The recent confirmation that last Saturday’s Floyd Mayweather-Juan Manuel Marquez pay per view reached one million buys once again proves that the five hundred monthly “Boxing is Dead” articles that originate from MMA websites and ignorant members of the mainstream press are way off base.
Dana White, the figurehead of the UFC and one of the principal causes of the bitter rift between many boxing fans and MMA aficionados, was telling every available microphone that nobody wanted to see Mayweather and that the boxing show was an event that “nobody asked for” featuring Mayweather against a “what’s his name.”
Now, after seeing the end result of the first ever UFC vs. Boxing face to face ppv war, the boastful anti-boxing stories should be rewritten and boxing’s obituary should be shoved back into the top shelf of the desk, next to the silly, “whose fighters would win?” debate.
The fact of the matter is that boxing outsold UFC 103 by more than 2 to 1 with a main event that many were openly criticizing and “the theater option” which provided a cheaper alternative to the hefty ppv cost.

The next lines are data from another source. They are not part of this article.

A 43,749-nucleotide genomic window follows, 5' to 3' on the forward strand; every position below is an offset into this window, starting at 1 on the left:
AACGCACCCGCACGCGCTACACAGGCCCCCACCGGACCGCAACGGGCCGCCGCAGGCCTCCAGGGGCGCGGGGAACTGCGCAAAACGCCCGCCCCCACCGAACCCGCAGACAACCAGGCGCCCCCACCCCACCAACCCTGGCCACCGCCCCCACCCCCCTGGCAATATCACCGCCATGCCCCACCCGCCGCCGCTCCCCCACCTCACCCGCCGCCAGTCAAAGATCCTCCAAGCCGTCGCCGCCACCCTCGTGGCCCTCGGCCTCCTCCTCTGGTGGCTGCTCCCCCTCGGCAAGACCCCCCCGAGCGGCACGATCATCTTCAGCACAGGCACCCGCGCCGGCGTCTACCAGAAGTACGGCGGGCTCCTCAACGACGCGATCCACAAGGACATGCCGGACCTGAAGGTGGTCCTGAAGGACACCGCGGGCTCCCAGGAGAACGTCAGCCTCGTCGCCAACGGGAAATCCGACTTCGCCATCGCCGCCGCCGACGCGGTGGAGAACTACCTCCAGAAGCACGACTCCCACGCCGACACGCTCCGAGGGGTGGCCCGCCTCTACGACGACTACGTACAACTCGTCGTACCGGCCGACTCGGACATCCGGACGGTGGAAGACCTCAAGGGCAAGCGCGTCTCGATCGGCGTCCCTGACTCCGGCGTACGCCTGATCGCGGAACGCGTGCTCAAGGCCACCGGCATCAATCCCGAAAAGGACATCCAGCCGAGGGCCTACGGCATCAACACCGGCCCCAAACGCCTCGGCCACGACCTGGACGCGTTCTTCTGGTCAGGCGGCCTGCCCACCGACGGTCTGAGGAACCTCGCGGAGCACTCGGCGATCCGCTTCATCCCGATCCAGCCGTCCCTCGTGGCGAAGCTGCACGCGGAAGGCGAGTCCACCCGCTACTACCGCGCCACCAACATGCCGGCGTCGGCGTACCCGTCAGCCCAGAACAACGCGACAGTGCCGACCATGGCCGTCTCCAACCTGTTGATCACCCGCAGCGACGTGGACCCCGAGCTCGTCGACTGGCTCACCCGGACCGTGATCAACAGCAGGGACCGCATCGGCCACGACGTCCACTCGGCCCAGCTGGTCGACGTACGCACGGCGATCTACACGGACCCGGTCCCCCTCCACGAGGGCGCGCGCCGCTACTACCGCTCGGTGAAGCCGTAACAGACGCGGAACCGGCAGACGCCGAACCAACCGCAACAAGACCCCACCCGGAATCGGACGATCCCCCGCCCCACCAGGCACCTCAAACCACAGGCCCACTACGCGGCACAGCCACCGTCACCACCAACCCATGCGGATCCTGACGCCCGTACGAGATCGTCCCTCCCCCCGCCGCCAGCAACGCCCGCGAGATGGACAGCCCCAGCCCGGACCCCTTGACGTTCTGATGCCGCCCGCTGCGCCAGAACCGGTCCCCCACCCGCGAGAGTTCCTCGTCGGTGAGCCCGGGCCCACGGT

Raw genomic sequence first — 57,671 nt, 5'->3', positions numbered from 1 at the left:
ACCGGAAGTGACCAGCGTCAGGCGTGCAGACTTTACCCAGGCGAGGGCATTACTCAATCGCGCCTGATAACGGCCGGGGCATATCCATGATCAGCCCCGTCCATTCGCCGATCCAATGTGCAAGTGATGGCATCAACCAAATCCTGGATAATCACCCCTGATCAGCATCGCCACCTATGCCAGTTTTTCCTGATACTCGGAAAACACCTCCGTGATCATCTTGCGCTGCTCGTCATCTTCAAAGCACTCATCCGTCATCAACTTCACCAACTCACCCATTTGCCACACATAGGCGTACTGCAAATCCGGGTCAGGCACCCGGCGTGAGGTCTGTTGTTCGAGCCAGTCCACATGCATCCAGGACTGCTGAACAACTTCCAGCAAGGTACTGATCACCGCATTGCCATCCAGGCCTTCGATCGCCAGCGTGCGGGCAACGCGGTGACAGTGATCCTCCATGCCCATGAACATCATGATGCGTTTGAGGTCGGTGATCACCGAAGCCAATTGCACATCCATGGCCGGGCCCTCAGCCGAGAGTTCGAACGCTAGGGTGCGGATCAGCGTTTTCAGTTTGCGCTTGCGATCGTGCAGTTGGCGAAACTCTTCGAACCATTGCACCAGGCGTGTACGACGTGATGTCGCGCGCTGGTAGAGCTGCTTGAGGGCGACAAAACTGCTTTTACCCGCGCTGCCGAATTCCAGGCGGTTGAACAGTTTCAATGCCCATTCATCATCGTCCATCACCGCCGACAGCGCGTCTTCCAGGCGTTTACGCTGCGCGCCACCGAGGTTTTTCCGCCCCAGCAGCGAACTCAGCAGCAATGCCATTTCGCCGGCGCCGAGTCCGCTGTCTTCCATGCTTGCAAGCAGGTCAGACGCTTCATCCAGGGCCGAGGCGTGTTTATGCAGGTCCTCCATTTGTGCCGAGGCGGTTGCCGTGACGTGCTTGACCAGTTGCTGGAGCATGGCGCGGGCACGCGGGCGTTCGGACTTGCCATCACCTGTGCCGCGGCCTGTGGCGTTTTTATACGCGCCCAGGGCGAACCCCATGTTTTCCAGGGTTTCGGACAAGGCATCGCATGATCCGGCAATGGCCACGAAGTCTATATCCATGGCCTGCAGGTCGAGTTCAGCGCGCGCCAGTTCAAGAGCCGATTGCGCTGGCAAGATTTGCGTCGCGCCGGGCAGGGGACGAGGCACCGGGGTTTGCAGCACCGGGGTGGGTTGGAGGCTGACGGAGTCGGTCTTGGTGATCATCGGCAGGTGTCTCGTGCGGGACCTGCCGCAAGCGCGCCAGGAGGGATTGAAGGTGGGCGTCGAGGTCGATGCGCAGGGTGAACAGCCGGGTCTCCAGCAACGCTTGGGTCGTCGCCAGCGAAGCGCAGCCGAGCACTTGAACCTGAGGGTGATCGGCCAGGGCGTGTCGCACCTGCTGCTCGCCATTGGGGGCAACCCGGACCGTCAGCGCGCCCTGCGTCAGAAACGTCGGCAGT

Of course, none of this absolves boxing of its sins or excuses the often archaic nature of its business policies. Boxing still has to do some serious house cleaning and is in dire need of reform in everything from the sanctioning bodies to its subservient relationship to the TV networks.
But, what September 19th proved was that America, still, when given a choice, chooses to believe in boxing and, overall, prefers it over any other combat sport option. The key is to simply make an honest effort to put on a good show.
Let this serve as a lesson to Dana White and his posse of true believers: Boxing is not dead.
Let this also serve as a lesson to the boxing hierarchy of power: People want to support your sport; They want to be won over…They want to believe.
Let’s hope the fans have indeed been heard.